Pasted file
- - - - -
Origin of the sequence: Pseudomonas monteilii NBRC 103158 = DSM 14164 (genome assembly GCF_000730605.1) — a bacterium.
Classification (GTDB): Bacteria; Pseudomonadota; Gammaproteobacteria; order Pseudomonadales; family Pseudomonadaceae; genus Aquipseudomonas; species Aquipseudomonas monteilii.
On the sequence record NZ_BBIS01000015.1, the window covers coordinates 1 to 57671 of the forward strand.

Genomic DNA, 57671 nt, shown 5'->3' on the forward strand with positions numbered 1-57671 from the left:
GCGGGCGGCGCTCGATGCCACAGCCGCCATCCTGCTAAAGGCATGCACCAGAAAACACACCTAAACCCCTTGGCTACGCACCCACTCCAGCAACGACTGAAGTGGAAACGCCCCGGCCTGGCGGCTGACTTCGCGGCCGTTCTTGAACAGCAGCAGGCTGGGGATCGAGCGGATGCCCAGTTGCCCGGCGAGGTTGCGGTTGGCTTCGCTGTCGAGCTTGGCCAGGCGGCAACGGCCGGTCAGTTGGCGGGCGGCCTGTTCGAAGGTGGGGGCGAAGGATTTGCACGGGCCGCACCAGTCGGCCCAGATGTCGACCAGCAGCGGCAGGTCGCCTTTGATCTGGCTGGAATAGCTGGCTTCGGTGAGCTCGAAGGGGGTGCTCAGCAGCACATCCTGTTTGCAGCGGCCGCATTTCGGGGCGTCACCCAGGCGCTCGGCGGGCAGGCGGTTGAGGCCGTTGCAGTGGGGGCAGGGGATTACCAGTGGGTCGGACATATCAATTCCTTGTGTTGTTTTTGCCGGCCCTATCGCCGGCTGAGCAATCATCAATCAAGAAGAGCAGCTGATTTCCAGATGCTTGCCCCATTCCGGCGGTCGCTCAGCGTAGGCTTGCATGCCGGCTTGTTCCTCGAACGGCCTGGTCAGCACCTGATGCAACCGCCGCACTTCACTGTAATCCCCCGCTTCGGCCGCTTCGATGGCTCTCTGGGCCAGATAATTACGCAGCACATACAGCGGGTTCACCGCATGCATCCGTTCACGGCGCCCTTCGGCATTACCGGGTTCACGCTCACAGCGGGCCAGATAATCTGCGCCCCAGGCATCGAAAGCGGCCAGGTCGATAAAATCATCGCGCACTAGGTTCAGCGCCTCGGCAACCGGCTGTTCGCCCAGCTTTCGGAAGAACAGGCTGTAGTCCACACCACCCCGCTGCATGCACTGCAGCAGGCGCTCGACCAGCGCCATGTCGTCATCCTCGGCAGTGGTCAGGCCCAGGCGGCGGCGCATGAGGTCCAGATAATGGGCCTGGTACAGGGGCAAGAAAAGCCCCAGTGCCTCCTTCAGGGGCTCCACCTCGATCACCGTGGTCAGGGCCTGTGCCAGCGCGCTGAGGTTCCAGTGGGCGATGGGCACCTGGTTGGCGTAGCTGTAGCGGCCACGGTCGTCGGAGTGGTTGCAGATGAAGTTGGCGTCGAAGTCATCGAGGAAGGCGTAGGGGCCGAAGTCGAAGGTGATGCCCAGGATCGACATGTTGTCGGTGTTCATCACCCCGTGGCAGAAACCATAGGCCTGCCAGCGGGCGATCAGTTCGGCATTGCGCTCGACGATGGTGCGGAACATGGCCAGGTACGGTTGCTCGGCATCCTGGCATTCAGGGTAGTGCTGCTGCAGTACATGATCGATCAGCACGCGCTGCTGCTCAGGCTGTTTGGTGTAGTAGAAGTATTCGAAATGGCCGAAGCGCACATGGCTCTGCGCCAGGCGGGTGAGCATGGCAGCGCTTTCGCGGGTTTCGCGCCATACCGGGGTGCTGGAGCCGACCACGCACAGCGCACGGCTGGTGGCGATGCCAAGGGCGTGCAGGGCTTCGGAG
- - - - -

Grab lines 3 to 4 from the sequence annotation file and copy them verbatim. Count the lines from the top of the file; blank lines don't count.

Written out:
On the sequence record NZ_BBIS01000015.1, the window covers coordinates 1 to 57671 of the forward strand.

Genomic DNA, 57671 nt, shown 5'->3' on the forward strand with positions numbered 1-57671 from the left: